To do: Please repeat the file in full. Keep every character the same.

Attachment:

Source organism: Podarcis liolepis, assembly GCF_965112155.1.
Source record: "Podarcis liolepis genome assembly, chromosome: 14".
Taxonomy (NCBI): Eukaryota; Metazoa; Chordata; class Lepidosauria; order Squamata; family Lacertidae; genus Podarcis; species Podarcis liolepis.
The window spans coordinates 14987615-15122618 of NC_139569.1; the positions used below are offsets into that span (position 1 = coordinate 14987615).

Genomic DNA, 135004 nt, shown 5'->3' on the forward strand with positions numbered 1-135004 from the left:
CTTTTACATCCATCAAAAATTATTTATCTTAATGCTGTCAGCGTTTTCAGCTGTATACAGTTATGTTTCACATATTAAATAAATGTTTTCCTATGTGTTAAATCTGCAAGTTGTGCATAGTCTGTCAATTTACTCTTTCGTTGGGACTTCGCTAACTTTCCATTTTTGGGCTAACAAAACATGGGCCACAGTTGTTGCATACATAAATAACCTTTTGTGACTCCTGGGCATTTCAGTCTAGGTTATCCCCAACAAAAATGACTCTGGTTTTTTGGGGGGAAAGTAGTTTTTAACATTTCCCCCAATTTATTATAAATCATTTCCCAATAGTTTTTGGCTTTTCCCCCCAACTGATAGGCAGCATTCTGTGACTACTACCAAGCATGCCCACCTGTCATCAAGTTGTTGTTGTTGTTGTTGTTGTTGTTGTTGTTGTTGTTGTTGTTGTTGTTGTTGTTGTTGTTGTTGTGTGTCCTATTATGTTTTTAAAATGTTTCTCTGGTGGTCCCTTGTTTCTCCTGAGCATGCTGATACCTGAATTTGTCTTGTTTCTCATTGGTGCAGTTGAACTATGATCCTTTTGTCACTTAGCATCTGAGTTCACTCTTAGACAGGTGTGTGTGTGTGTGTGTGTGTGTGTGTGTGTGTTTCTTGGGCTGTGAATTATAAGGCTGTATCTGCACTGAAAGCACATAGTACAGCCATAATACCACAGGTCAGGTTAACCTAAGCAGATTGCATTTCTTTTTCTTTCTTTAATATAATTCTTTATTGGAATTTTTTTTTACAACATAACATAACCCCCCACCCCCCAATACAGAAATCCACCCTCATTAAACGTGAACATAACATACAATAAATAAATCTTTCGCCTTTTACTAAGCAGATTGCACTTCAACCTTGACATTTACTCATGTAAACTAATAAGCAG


Source organism: Podarcis liolepis, assembly GCF_965112155.1.
Source record: "Podarcis liolepis genome assembly, chromosome: 14".
Taxonomy (NCBI): Eukaryota; Metazoa; Chordata; class Lepidosauria; order Squamata; family Lacertidae; genus Podarcis; species Podarcis liolepis.
The window spans coordinates 14987615-15122618 of NC_139569.1; the positions used below are offsets into that span (position 1 = coordinate 14987615).

Genomic DNA, 135004 nt, shown 5'->3' on the forward strand with positions numbered 1-135004 from the left:
CTTTTACATCCATCAAAAATTATTTATCTTAATGCTGTCAGCGTTTTCAGCTGTATACAGTTATGTTTCACATATTAAATAAATGTTTTCCTATGTGTTAAATCTGCAAGTTGTGCATAGTCTGTCAATTTACTCTTTCGTTGGGACTTCGCTAACTTTCCATTTTTGGGCTAACAAAACATGGGCCACAGTTGTTGCATACATAAATAACCTTTTGTGACTCCTGGGCATTTCAGTCTAGGTTATCCCCAACAAAAATGACTCTGGTTTTTTGGGGGGAAAGTAGTTTTTAACATTTCCCCCAATTTATTATAAATCATTTCCCAATAGTTTTTGGCTTTTCCCCCCAACTGATAGGCAGCATTCTGTGACTACTACCAAGCATGCCCACCTGTCATCAAGTTGTTGTTGTTGTTGTTGTTGTTGTTGTTGTTGTTGTTGTTGTTGTTGTTGTTGTTGTTGTTGTTGTGTGTCCTATTATGTTTTTAAAATGTTTCTCTGGTGGTCCCTTGTTTCTCCTGAGCATGCTGATACCTGAATTTGTCTTGTTTCTCATTGGTGCAGTTGAACTATGATCCTTTTGTCACTTAGCATCTGAGTTCACTCTTAGACAGGTGTGTGTGTGTGTGTGTGTGTGTGTGTGTGTGTTTCTTGGGCTGTGAATTATAAGGCTGTATCTGCACTGAAAGCACATAGTACAGCCATAATACCACAGGTCAGGTTAACCTAAGCAGATTGCATTTCTTTTTCTTTCTTTAATATAATTCTTTATTGGAATTTTTTTTTACAACATAACATAACCCCCCACCCCCCAATACAGAAATCCACCCTCATTAAACGTGAACATAACATACAATAAATAAATCTTTCGCCTTTTACTAAGCAGATTGCACTTCAACCTTGACATTTACTCATGTAAACTAATAAGCAG